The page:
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Two-thirds of London’s nurseries risk closure within the year

Nearly two-thirds of London’s nurseries and over half of childminders are at immediate risk of closure by the end of this year, a new report into early years provisions in the capital has found.

The report was commissioned by London Mayor Sadiq Khan, who is now calling on ministers to address a shortfall in funding that has led many of London’s more than 10,000 early years providers to the verge of closure.

Moreover, the report found that the number of nurseries expected to close within the year has risen further in disadvantaged areas of London, where 70% of nurseries class themselves as ‘struggling’, compared to 59% of nurseries in more affluent areas.

Khan said: “I want to thank everyone working in the early years’ sector for the extraordinary dedication and resilience they have shown this past year.

“The early years of a child’s life are crucial to their future development and this childcare is absolutely essential to support working parents, but this research exposes the extent of the crisis the sector faces in our capital.

“We know that working mothers are being disproportionately impacted by the pandemic and are more likely to have lost their jobs – the result of structural inequality that has long existed.

“That is why I am calling on the Government to do everything in its power to support these key services, which are vital to London’s economic recovery, a lifeline for many of London’s working families, and a fundamental part of our duty of care to London’s children.”

The research was conducted by Early Years Alliance and Ceeda on behalf of City Hall, and examined data from the end of the first lockdown to November.

Childcare provision has been cited as a significant factor in enabling working parents to return to their workplaces, and drive economic recovery.

However previous underfunding of the sector, coupled with the coronavirus pandemic, is leading to the current predicament.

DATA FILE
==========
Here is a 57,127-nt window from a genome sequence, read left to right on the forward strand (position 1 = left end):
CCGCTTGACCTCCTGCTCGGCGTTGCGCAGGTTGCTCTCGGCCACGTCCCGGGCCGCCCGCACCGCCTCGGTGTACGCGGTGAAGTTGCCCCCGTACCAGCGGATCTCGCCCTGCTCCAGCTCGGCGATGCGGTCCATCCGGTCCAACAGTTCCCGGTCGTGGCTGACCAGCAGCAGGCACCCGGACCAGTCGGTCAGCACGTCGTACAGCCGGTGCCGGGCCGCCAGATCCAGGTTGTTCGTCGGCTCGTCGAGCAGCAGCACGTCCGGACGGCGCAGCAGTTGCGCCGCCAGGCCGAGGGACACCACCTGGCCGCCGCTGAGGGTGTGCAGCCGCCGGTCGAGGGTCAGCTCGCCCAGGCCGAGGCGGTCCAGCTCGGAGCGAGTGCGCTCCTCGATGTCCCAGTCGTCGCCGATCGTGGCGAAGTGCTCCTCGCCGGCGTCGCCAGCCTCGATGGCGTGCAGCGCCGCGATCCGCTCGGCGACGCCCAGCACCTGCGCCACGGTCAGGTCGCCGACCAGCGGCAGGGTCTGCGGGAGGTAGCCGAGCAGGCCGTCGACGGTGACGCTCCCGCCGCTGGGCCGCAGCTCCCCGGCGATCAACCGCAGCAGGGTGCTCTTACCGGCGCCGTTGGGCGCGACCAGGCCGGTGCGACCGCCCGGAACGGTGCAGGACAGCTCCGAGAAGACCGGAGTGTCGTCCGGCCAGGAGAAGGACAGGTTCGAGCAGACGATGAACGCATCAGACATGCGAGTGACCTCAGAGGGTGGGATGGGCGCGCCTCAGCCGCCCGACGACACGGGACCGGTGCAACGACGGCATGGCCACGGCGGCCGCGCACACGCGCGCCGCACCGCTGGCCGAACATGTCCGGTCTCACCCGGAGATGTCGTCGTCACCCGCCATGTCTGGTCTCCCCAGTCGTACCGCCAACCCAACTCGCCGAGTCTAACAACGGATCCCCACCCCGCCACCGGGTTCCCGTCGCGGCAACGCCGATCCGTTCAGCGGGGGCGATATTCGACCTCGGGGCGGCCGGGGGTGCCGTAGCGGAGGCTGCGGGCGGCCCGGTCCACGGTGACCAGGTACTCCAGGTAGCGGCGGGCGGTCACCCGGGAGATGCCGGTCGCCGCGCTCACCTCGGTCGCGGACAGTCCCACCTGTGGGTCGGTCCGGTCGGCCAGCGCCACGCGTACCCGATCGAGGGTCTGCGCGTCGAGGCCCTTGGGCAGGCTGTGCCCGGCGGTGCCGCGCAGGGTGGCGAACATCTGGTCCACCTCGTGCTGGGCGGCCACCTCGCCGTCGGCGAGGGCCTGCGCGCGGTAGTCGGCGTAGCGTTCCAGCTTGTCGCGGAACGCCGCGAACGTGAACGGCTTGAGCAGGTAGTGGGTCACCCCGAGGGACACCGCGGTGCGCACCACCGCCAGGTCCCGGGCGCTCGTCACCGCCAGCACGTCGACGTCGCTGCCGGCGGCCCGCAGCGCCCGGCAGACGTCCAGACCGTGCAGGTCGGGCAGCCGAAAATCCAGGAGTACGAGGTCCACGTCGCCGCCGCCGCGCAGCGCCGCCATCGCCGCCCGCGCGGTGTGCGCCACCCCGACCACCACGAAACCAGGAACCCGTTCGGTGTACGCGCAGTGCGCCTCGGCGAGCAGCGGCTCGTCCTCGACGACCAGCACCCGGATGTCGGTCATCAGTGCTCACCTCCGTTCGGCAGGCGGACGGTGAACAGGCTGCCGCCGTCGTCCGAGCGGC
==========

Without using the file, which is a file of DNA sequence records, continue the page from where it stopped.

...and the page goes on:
The first nationwide lockdown last March saw a temporary rapid closure of childcare settings in the capital, with those that remained open facing substantial running costs as well as significant reductions in income.

Purnima Tanuku OBE, Chief Executive of National Day Nurseries Association (NDNA), said: “The last year has been a particularly challenging time for early years providers, so the findings in the Mayor of London’s report although shocking are sadly not surprising.

“Our own recent research with private and voluntary nurseries across the country revealed that 58% were worried about surviving as businesses until Easter.

“We have been lobbying the Department for Education and the Treasury to provide urgent financial support for these early years providers who are suffering from low attendance and higher operating costs.

“The Chancellor must take the opportunity of the Budget to outline targeted support to save these nurseries and help them to recover so they can continue nurturing our youngest children and enabling parents to work.”

REPORT: SWL analyses the numbers as 64% of London’s nurseries risk closure in the next 12 months

The Mayor’s office reiterated that Sadiq Khan has provided support to the early years sector throughout his Mayoralty, raising awareness and encouraging take-up of free early education for two-year-olds, funding the opening of Early Years Hubs in some of London’s most deprived areas, and launching Healthy Early Years initiatives across the city.

They added that the Mayor has also written to the Chancellor and the Secretary of State for Education, calling for the sector to receive adequate funding and recently provided business support through the London Businesses Hub.

Neil Leitch, Early Years Alliance chief executive, said: “With the effects of the Covid-19 outbreak likely to be felt for some time, action is needed now to protect the sector.

“We urge the Government to heed the findings of this important report and ensure that all providers, including those providing vital care and education in the capital, are given the support they need to remain viable throughout the pandemic, but also in the years to come.

“We look forward to supporting the Mayor’s office in its continued efforts to ensure this happens, and to build and maintain a strong, high-quality early years sector in London.”

Tanuku added: “The Government must put children first, making sure nurseries can thrive and continue their excellent work in giving all children a promising future.”

Feature Image: Flickr- raider of gin

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